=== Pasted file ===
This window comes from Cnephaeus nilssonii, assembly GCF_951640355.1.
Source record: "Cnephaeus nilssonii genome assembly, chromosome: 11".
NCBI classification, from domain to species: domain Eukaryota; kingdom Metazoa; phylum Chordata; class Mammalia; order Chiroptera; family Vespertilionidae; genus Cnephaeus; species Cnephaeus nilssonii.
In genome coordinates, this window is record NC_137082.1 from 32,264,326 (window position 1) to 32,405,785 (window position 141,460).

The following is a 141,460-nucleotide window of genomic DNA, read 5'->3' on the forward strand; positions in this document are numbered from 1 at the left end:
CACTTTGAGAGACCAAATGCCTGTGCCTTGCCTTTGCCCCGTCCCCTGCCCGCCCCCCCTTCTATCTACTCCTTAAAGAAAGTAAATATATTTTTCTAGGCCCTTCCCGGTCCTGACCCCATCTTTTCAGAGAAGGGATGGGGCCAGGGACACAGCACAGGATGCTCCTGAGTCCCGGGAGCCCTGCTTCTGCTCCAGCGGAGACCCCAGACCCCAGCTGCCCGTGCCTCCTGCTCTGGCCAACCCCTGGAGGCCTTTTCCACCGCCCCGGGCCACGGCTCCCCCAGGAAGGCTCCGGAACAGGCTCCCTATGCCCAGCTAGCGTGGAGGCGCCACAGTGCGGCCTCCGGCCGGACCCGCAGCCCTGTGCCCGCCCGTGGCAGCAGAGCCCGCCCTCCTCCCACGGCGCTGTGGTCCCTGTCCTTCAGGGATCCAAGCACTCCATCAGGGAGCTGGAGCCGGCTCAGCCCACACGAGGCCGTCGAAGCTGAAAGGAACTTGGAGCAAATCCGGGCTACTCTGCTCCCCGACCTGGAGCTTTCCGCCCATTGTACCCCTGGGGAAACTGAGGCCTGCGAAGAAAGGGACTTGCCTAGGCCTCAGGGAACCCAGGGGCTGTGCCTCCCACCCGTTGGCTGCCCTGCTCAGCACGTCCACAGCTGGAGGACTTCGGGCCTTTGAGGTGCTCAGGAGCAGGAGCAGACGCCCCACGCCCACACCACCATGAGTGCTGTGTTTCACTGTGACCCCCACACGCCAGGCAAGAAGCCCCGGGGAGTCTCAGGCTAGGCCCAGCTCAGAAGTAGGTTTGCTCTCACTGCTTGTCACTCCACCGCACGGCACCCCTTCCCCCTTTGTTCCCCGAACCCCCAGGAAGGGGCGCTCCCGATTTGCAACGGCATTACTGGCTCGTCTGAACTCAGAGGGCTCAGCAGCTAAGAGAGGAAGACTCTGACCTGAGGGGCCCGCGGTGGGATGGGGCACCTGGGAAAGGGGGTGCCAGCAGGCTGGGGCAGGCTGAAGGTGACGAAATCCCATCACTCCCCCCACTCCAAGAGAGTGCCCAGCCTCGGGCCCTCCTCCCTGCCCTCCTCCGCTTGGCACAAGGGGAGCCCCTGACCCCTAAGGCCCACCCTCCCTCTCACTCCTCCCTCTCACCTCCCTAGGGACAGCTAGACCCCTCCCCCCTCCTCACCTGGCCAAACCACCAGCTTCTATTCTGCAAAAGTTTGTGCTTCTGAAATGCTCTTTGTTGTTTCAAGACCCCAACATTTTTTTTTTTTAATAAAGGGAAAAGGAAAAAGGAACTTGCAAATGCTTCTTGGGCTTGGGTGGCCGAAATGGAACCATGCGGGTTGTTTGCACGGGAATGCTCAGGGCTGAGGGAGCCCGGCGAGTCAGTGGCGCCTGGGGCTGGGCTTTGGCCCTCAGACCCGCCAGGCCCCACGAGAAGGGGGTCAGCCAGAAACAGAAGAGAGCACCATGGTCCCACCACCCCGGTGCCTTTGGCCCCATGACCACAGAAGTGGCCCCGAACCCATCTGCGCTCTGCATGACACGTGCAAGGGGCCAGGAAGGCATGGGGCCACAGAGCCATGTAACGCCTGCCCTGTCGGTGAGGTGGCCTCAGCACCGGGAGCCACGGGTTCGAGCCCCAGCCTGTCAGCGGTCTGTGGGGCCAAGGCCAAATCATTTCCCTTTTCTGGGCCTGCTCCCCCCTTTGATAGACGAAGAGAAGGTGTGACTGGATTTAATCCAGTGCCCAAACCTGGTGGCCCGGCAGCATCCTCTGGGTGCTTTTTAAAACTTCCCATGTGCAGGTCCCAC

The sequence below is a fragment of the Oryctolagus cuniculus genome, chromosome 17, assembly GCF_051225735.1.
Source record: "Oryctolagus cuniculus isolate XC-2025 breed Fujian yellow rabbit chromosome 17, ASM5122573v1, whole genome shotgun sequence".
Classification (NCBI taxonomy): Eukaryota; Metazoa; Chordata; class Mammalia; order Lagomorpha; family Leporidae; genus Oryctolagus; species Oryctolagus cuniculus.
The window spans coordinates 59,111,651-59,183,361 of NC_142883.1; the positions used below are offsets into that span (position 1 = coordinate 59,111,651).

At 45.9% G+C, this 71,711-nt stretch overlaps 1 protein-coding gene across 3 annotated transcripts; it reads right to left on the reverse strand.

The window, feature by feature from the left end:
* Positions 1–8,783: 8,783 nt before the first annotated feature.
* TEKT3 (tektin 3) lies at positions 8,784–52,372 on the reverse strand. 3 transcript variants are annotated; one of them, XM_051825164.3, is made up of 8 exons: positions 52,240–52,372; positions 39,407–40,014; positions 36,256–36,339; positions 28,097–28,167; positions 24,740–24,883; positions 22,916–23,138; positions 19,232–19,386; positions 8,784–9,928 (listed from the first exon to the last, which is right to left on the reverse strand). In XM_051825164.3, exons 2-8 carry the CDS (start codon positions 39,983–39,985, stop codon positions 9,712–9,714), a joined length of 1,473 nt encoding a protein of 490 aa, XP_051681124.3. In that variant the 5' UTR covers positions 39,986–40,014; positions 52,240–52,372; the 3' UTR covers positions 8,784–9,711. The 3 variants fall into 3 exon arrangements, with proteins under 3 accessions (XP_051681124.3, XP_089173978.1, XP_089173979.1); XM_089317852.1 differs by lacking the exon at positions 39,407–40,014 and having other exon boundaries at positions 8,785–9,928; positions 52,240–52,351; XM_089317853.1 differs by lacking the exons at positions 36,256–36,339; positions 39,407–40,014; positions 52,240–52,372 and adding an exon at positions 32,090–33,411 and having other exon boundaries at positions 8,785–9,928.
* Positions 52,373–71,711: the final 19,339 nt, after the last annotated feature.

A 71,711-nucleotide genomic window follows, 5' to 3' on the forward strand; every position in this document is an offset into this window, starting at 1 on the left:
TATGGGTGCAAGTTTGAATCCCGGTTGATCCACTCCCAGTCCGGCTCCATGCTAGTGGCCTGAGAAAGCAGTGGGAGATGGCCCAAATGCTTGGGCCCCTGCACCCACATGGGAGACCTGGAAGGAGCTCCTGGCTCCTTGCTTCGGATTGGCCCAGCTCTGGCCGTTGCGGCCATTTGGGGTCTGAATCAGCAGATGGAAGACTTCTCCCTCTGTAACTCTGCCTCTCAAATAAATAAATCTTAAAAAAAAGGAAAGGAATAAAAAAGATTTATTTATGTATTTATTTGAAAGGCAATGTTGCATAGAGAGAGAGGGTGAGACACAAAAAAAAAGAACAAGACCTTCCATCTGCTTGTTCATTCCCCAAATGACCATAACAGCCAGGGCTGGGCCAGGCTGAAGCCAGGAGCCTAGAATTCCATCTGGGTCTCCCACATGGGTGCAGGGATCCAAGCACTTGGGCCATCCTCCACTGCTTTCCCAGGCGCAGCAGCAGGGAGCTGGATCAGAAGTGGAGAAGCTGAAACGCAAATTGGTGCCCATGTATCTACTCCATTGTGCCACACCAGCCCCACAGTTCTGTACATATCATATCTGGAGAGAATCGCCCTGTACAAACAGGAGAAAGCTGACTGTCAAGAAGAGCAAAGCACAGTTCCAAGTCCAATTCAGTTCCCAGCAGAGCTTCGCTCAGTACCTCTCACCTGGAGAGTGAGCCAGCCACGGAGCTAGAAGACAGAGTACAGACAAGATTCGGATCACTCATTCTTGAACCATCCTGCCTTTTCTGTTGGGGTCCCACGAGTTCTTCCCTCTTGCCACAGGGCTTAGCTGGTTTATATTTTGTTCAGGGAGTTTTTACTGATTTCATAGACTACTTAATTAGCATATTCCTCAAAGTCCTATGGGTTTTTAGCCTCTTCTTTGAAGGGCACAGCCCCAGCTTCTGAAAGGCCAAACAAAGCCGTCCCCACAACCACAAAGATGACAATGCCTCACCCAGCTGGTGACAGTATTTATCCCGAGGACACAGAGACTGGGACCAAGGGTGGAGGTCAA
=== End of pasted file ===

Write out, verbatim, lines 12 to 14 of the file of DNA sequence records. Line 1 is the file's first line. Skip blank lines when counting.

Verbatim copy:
The window, feature by feature from the left end:
* Positions 1–8,783: 8,783 nt before the first annotated feature.
* TEKT3 (tektin 3) lies at positions 8,784–52,372 on the reverse strand. 3 transcript variants are annotated; one of them, XM_051825164.3, is made up of 8 exons: positions 52,240–52,372; positions 39,407–40,014; positions 36,256–36,339; positions 28,097–28,167; positions 24,740–24,883; positions 22,916–23,138; positions 19,232–19,386; positions 8,784–9,928 (listed from the first exon to the last, which is right to left on the reverse strand). In XM_051825164.3, exons 2-8 carry the CDS (start codon positions 39,983–39,985, stop codon positions 9,712–9,714), a joined length of 1,473 nt encoding a protein of 490 aa, XP_051681124.3. In that variant the 5' UTR covers positions 39,986–40,014; positions 52,240–52,372; the 3' UTR covers positions 8,784–9,711. The 3 variants fall into 3 exon arrangements, with proteins under 3 accessions (XP_051681124.3, XP_089173978.1, XP_089173979.1); XM_089317852.1 differs by lacking the exon at positions 39,407–40,014 and having other exon boundaries at positions 8,785–9,928; positions 52,240–52,351; XM_089317853.1 differs by lacking the exons at positions 36,256–36,339; positions 39,407–40,014; positions 52,240–52,372 and adding an exon at positions 32,090–33,411 and having other exon boundaries at positions 8,785–9,928.